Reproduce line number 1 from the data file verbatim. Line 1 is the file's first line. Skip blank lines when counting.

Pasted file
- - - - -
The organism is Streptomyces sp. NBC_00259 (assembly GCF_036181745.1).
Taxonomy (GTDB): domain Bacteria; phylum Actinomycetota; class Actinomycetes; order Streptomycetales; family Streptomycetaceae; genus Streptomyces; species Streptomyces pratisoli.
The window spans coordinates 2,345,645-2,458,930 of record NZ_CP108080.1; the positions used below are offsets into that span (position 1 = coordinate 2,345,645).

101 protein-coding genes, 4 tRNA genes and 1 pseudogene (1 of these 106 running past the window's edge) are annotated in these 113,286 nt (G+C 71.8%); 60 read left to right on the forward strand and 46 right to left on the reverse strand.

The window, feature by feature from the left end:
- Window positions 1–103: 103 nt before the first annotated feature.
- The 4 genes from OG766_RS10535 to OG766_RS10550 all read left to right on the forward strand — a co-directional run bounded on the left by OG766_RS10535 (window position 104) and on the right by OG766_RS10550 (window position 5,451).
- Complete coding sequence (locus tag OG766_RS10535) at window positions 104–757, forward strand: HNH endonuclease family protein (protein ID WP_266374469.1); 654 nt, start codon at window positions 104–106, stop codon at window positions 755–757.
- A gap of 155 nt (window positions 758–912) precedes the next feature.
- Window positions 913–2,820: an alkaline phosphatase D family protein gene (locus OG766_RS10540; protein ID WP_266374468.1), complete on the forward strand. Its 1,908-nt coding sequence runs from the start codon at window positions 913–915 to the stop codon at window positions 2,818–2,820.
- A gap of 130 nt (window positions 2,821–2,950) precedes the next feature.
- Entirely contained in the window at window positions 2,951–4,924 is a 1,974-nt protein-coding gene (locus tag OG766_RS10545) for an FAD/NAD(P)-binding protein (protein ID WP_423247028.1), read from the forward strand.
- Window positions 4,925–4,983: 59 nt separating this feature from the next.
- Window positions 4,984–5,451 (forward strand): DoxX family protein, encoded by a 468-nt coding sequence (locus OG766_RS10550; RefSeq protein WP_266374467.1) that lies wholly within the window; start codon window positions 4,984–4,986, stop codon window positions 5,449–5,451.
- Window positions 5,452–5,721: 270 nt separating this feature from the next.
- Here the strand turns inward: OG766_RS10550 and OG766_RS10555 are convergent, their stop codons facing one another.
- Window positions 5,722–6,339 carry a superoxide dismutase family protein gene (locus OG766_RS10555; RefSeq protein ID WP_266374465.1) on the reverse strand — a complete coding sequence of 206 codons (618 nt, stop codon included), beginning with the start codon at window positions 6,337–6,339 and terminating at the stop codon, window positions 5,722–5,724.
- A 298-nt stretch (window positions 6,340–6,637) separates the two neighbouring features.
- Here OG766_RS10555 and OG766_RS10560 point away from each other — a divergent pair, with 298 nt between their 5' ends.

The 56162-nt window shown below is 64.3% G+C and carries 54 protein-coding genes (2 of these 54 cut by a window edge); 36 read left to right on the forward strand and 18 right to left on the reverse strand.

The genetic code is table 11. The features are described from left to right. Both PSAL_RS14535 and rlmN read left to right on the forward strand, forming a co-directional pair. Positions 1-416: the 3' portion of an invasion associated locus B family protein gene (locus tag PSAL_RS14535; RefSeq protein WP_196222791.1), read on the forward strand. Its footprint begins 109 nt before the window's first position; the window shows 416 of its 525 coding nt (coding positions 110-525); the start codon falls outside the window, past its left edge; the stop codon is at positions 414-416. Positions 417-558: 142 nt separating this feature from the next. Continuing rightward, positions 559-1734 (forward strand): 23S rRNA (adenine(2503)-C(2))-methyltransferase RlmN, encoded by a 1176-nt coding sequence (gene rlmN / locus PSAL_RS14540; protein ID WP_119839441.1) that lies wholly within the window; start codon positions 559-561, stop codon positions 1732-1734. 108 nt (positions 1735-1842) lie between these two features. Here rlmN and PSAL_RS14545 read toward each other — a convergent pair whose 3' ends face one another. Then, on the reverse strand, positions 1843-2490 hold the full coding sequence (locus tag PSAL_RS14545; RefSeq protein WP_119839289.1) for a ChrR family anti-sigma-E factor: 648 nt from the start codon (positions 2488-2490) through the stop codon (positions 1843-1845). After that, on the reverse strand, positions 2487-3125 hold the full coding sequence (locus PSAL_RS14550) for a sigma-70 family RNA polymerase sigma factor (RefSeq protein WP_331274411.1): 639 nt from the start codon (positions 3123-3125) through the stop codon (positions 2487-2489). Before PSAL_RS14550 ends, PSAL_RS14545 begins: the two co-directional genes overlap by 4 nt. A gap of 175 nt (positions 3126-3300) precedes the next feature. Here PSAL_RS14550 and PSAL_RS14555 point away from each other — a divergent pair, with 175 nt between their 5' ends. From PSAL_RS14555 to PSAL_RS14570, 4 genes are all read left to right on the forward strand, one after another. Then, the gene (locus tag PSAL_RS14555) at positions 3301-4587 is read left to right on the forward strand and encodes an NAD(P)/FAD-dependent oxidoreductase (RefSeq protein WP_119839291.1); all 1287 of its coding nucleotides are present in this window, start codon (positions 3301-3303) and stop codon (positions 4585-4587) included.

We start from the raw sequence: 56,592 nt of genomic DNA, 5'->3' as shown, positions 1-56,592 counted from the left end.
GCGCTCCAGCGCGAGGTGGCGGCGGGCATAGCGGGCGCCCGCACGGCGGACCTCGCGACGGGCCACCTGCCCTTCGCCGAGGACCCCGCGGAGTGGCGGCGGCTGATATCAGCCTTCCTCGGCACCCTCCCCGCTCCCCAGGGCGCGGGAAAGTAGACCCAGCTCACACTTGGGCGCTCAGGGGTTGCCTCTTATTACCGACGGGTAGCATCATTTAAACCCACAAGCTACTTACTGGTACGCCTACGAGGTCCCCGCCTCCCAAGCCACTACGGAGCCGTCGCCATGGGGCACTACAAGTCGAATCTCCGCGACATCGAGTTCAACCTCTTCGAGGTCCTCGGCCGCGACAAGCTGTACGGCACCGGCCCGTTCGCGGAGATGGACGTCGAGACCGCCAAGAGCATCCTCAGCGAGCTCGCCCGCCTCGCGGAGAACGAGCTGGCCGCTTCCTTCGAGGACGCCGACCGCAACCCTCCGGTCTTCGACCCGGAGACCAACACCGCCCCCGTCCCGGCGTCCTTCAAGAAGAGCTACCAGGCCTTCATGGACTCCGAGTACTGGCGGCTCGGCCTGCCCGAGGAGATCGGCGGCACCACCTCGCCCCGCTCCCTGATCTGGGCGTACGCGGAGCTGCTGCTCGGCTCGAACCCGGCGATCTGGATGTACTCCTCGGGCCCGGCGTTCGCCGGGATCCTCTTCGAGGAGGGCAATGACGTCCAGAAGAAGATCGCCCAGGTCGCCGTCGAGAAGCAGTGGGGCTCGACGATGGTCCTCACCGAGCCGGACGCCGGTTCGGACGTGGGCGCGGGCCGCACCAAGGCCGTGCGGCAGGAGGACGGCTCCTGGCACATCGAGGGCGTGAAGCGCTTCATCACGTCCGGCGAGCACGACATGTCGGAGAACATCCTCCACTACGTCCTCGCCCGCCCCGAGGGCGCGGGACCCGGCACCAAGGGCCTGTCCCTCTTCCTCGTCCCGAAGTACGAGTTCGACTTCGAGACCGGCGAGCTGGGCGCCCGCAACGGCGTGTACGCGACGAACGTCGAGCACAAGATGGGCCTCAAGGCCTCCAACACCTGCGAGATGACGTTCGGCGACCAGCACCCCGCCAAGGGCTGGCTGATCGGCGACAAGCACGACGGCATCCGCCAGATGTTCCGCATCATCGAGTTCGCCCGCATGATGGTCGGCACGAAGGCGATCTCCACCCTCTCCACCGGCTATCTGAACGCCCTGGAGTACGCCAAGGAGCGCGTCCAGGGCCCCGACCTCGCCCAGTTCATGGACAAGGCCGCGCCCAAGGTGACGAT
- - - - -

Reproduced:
The organism is Streptomyces sp. NBC_00259 (assembly GCF_036181745.1).